He created his own Kool-aid reality and he was able to illuminate himself by it (10).
Well, that’s the trick, I guess. Trout Fishing in America is the seminal book of the American avant-garde, circa 1960s, by Richard Brautigan. The title is the theme, heart, and soul of the book.
“Trout Fishing in America Shorty, Mon Amour” (63).
Brautigan references Resnais, of course, but his endearing character, Trout Fishing in America Shorty, is the perfect (quasi) hero of a dark age. For all of its humor, the book is a lugubrious treatise on the psychic disconnect of a generation. Any proper noun that is not removed (and demoted) by the article ‘the’ (i.e. ‘the’ woman I travel with, or, ‘the’ baby) is christened, ‘Trout Fishing in America.’ Hotels, people, locals….its all the same.
But I didn’t ruin my birthday by secretly thinking about it too hard (69).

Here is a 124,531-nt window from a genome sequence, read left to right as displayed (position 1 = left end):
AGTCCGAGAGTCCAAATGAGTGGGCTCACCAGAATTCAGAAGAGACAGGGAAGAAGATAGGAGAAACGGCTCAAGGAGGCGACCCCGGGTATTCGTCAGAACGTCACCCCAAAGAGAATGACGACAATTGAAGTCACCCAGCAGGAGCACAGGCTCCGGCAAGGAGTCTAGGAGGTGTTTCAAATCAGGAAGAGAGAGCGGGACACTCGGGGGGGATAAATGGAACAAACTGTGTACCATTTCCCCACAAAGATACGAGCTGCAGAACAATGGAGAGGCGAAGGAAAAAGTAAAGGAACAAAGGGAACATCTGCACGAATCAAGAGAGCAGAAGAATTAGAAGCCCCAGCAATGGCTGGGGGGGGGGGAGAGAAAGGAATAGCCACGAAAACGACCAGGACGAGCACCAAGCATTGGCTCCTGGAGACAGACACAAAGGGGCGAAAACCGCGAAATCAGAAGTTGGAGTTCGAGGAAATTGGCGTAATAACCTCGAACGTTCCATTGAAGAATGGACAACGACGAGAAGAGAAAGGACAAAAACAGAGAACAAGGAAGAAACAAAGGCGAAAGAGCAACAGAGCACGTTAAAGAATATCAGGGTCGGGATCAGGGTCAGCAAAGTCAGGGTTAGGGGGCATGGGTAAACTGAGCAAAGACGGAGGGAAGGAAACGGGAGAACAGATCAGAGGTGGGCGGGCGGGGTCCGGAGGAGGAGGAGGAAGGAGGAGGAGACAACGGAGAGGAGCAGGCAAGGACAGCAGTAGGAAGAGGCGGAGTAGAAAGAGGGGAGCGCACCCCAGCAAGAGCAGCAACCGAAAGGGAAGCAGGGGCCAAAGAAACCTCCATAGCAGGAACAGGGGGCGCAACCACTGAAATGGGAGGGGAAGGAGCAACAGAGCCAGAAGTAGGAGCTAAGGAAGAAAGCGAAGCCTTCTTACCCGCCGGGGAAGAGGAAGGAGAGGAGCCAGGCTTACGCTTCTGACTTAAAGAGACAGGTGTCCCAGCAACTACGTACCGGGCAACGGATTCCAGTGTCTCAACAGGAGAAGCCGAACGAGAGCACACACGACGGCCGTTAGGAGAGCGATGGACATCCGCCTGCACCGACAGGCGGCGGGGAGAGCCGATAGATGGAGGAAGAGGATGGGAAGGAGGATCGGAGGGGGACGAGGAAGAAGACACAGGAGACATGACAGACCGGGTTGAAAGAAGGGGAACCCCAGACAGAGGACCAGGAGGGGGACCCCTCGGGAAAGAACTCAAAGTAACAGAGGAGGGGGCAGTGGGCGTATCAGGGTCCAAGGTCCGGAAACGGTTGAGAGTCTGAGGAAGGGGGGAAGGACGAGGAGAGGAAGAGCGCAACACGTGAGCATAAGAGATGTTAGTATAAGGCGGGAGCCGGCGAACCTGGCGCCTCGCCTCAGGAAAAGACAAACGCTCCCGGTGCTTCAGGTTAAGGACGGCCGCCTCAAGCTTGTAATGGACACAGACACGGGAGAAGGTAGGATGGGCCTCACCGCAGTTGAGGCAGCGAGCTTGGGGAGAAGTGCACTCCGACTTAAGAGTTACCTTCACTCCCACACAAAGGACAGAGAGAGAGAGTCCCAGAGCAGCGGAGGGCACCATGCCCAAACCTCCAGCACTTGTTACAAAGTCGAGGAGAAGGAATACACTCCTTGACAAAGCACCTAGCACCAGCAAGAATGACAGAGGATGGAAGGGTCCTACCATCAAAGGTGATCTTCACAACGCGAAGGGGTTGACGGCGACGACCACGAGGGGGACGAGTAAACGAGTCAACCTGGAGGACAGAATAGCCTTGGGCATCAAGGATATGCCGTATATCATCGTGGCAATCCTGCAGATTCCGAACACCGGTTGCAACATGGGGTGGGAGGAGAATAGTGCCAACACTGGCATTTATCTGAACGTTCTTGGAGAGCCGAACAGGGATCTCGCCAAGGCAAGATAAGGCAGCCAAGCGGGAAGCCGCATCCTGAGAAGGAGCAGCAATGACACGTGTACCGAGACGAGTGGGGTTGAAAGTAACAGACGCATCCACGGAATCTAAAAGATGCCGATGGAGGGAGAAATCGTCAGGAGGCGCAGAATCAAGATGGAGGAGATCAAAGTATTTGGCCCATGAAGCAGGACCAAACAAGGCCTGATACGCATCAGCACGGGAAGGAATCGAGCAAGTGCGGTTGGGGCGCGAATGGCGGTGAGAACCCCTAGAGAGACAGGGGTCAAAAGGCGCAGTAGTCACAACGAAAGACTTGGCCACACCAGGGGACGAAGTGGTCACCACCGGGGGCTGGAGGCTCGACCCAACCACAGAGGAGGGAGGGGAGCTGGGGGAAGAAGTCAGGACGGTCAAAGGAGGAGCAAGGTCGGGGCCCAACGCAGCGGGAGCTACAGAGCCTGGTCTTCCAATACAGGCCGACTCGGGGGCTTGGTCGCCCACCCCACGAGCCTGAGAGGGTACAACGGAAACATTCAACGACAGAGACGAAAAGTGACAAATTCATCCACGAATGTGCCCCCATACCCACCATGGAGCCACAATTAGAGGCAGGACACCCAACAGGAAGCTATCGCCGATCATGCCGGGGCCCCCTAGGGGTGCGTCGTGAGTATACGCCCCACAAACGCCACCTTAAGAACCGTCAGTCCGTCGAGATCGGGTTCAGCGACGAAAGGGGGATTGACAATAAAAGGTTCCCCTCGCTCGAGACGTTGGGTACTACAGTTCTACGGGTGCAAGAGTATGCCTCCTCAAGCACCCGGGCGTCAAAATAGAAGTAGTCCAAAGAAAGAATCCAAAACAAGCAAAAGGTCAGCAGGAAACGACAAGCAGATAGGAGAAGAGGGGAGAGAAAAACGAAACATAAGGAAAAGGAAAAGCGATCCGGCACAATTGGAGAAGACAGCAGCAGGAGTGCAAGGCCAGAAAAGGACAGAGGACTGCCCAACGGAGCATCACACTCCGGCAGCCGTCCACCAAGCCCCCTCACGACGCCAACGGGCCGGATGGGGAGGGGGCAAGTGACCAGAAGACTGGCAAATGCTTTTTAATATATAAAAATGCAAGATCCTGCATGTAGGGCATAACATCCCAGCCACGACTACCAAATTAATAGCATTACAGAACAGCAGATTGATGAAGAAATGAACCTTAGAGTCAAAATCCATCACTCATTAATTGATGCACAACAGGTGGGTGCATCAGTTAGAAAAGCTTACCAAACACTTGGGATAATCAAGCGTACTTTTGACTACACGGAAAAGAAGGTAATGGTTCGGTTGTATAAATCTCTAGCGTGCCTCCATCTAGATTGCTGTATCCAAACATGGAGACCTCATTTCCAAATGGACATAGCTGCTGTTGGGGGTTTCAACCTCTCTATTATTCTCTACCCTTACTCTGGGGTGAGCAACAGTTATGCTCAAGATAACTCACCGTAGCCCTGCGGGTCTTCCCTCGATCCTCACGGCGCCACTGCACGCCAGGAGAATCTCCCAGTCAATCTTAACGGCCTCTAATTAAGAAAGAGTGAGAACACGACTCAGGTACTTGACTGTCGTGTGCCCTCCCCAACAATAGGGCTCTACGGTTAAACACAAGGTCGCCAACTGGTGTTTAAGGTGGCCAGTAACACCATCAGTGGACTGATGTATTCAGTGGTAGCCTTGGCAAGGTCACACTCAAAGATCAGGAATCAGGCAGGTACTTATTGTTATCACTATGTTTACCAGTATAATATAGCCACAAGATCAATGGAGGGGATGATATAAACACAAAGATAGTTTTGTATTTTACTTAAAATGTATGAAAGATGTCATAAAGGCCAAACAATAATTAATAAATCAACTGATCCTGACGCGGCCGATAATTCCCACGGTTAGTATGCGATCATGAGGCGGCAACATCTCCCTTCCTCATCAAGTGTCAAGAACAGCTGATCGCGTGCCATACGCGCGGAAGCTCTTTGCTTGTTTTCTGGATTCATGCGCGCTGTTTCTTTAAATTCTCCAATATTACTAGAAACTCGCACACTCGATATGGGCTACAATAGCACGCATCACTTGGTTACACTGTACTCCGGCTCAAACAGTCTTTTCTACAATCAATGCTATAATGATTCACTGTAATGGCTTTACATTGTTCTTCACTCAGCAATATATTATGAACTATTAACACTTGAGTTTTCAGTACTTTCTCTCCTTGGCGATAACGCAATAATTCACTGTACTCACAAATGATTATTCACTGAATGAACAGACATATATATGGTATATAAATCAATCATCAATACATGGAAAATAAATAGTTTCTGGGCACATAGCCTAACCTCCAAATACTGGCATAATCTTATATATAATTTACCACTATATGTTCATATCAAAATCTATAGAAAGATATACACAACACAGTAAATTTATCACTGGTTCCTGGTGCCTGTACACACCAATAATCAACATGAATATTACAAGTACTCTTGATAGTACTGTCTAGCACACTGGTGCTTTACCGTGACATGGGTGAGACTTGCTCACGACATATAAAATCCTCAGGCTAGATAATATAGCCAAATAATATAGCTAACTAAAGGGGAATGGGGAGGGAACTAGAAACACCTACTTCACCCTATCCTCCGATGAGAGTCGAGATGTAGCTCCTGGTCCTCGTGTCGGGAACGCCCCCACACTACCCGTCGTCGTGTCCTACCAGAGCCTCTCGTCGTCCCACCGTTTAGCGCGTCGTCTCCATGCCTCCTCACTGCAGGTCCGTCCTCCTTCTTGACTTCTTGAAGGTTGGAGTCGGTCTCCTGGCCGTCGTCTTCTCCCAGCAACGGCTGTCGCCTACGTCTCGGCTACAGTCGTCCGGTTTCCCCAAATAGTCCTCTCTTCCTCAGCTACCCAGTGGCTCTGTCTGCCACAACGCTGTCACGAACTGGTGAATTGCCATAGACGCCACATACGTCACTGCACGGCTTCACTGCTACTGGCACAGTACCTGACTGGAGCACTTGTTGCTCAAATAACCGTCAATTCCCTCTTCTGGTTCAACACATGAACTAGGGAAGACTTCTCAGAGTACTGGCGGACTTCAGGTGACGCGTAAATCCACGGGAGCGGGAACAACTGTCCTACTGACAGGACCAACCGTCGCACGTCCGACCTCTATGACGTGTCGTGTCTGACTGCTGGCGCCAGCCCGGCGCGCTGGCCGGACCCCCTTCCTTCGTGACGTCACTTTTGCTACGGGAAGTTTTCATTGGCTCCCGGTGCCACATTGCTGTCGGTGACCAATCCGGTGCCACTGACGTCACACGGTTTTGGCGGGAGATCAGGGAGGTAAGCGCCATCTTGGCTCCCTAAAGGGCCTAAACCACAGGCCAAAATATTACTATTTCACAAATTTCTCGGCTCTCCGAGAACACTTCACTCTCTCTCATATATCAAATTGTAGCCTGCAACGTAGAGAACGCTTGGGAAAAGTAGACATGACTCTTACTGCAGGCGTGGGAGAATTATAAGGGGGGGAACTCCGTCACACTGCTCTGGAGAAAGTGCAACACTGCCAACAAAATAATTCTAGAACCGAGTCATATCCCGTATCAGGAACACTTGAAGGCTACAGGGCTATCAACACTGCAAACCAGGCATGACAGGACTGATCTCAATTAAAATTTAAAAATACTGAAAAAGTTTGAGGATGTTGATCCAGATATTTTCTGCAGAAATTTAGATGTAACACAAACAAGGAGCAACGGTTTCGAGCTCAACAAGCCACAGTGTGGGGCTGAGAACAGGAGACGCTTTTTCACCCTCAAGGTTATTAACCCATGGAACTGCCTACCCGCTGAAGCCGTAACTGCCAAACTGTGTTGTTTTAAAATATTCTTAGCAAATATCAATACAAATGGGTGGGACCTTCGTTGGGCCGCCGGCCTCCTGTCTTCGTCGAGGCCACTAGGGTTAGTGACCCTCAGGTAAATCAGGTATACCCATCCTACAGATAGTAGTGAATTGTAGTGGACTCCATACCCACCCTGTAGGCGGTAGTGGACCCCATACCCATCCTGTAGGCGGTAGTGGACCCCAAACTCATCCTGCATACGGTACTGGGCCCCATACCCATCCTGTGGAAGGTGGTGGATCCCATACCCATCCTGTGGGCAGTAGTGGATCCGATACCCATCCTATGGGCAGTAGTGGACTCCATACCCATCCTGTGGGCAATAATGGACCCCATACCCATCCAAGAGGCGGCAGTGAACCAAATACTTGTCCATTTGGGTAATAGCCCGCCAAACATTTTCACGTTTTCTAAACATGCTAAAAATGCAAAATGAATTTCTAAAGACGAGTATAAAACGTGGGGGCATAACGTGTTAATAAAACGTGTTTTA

No, no, don’t do that. Brautigan makes the Existentialists look downright cheery and some fifty years out, wanting. At a certain point, after all, the meaninglessness is meaningless.
After he graduated from college, he went to Paris and became an Existentialist. He had a photograph taken of Existentialism and himself sitting at a sidewalk cafe. Pard was wearing a beard and he looked as if he had a huge soul, with barely enough room in his body to contain it (92).
Composed in a visually and intellectually arresting manner, Trout Fishing in America is a cry, a sob, for an innocence lost. The neurosis is a blinking eye, trying to resist the constraints of a world and society at odds with the simple pleasure of Trout Fishing in America.
We were all silent except for blink, blink, blink, blink, blink. Suddenly I could hear his God-damn eye blinking, It was very much like the sound of an insect laying the 1,000,000th egg of our disaster (39).
In the end, it is all sold off. Another commodity to sell. Aisle four, row whatever, doesn’t matter…the land of the for sale, home of the for hire…the only difference is, no one cares anymore.